In a decade marked by artists churning out new albums at a rapid clip, Rundgren was a factory unto himself, recording ambitious solo albums as well as albums with his prog-rock band, Utopia. He apparently decided early on that he’d sleep when he was dead or 40, whichever came first, so he also found time to produce LPs for Badfinger (Straight Up), the New York Dolls (their self-titled 1973 debut), Grand Funk Railroad (We’re an American Band, whose title track was the group’s first #1 single), Meat Loaf (the inescapable Bat Out of Hell), and many more. Then in the ’80s he produced the Psychedelic Furs’ Forever Now, the Pursuit of Happiness‘s Love Junk, Bourgeois Tagg’s Yoyo (“I Don’t Mind at All” is as good as Beatlesque songs get), and XTC’s Skylarking, an experience that left the band and Rundgren hating each other’s guts, but creating worthwhile music can’t be easy. Certainly the Hall of Fame can appreciate that.
Rundgren also helped pave the way for the advancement of music-video technology in the late ’70s and early ’80s right before MTV changed everything. He then concentrated on the Internet and interactive technology in the early ’90s before other artists or record labels could see the future laid out in front of them, and back in 2003 he was discussing a business model for how the labels can start making real money through song downloads in this new era of music consumption — that’s four years before people like Columbia Records co-head Rick Rubin hopped on the bandwagon. (Maybe Rubin was on the bandwagon earlier than last year, but I’m going to give all the credit to Rundgren. He’s wicked smart.)
Specifically, in an interview with the Onion AV Club in May of ’03, Rundgren said, “If I were in the record business, I would start getting out of the brick-and-mortar side of it and stop thinking of music as a commodity, and start thinking of it as a service, and develop models that more resemble cable television, where you pay a monthly fee and listen to as much as you can consume.” In September of last year, in a New York Times profile of Rubin, Lynn Hirschberg wrote: “To combat the devastating impact of file sharing, [Rubin], like others in the music business (Doug Morris and Jimmy Iovine at Universal, for instance), says that the future of the industry is a subscription model, much like paid cable on a television set. ‘You would subscribe to music,’ Rubin explained…. ‘You’d pay, say, $19.95 a month, and the music will come anywhere you’d like…. The service can have demos, bootlegs, concerts, whatever context the artist wants to put out. And once that model is put into place, the industry will grow 10 times the size it is now.'”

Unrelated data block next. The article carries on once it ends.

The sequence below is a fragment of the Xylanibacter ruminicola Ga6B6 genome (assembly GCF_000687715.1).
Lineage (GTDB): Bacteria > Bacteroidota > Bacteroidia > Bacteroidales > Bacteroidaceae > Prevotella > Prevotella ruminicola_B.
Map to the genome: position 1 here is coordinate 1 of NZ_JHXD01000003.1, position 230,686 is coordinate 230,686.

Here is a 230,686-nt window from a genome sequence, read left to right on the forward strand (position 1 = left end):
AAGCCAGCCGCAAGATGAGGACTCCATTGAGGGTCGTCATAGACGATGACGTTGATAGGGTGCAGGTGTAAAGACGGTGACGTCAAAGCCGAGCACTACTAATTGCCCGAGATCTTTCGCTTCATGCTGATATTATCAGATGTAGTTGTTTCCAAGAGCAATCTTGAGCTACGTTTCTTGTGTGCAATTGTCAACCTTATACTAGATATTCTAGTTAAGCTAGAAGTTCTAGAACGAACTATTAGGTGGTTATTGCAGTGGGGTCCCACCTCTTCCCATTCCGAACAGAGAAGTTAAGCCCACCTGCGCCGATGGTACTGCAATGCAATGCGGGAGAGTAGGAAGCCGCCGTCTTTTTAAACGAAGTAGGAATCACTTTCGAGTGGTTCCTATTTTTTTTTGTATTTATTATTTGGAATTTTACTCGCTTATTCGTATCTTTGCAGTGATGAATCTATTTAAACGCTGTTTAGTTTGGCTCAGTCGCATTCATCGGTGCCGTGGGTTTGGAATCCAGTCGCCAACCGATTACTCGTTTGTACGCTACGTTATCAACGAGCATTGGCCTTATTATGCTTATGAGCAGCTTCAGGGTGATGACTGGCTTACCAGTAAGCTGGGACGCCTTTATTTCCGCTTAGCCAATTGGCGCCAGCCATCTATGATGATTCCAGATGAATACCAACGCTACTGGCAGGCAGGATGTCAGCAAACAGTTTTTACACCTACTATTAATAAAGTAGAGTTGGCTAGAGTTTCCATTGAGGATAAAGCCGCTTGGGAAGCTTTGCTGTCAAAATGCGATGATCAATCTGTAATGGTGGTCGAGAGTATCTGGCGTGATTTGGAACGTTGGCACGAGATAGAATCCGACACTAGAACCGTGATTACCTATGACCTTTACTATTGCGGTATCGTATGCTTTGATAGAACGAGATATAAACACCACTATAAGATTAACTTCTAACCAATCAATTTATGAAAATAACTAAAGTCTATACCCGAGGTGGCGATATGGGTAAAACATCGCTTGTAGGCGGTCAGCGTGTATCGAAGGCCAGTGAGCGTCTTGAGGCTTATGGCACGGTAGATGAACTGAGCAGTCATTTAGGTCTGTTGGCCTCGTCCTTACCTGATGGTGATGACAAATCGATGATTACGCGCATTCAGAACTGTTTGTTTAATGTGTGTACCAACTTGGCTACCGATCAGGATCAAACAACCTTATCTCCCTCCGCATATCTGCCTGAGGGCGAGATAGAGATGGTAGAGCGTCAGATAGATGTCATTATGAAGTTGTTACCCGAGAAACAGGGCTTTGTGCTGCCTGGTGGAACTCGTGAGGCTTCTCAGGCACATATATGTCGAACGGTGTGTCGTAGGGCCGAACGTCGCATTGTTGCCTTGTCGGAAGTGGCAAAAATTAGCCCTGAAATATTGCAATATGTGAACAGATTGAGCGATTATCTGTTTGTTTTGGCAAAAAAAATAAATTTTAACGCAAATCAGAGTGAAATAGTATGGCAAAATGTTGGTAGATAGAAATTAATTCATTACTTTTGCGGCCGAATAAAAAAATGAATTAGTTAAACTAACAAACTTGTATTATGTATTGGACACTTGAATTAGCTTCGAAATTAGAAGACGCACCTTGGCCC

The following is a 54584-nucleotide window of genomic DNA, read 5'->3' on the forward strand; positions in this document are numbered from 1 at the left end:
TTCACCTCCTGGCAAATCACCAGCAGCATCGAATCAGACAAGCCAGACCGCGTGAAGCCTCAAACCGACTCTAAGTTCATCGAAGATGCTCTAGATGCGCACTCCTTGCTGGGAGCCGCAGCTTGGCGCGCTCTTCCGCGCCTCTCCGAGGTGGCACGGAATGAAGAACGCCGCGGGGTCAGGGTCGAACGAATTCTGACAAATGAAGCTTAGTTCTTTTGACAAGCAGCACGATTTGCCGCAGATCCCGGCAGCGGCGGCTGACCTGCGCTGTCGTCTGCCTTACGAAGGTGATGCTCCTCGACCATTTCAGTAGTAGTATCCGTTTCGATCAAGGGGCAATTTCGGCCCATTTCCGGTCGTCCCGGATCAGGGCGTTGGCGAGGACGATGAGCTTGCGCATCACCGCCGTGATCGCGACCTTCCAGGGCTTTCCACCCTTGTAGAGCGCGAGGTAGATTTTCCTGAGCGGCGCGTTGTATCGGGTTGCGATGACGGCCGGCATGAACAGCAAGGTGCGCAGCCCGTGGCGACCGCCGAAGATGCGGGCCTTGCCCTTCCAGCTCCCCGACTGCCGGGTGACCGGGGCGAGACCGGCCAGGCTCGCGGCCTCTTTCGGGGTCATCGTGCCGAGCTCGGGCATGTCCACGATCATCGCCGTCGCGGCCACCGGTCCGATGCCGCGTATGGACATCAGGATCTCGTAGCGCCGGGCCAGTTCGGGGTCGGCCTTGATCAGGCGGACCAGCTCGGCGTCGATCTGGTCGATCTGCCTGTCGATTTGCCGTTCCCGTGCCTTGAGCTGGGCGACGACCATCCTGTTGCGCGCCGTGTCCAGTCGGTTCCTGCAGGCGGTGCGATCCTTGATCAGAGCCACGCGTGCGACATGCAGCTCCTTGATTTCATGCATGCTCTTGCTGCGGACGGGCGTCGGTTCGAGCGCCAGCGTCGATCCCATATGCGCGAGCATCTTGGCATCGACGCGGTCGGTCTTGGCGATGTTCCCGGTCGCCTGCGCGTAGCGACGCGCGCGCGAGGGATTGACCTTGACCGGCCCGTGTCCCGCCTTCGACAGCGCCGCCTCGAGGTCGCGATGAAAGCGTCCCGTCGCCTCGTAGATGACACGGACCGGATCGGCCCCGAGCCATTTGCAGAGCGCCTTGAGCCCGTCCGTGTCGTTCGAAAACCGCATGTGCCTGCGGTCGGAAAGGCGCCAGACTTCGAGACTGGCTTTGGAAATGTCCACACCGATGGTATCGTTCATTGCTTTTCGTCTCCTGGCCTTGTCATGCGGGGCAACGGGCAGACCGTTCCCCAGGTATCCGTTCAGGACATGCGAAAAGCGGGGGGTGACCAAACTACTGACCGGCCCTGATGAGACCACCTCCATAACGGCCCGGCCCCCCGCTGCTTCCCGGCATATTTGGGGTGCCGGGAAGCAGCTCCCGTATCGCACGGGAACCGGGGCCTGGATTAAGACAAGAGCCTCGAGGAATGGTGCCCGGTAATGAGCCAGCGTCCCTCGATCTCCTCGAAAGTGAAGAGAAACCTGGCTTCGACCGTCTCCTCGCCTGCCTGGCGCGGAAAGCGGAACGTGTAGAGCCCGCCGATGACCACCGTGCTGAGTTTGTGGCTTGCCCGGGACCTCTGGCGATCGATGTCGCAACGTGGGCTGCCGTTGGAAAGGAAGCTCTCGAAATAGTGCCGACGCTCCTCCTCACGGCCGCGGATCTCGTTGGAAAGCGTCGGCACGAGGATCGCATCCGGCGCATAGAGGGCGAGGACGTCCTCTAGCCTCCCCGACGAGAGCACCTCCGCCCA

See, Hall of Fame? Todd Rundgren can even predict the music industry’s future! What more do you want? Should he sing for his induction-ceremony supper? He certainly can sing. Maybe I haven’t made it clear that he’s not just some producer who imagines himself to be a great performer when he’s really better off behind the boards — the pop-music equivalent of Quentin Tarantino, for lack of a better example. Rundgren had a terrific set of pipes in his prime. When Björk released 2004’s Medúlla, an album that used only singing and vocal samples to create its sound, I was reminded that Rundgren took the same approach on his album A Cappella; he just happened to do it 19 years earlier.
He can also play a bunch of instruments, just like Prince and Stevie Wonder, and they’re both in the Hall of Fame, so is it his name? Like Stevie, Rundgren’s a wonder, and like Prince, he’s rock royalty. In terms of his record sales he may be something of a “runt,” but in terms of his musical legacy, influence, and contributions to the industry, he’s one of the giants.
Be Nice to Me (from 1971’s Runt. The Ballad of Todd Rundgren)
Saving Grace (from 1972’s Something/Anything?)
Just One Victory (from 1973’s A Wizard, a True Star)
Pretending to Care (from 1985’s A Cappella)
Future (from 2004’s Liars)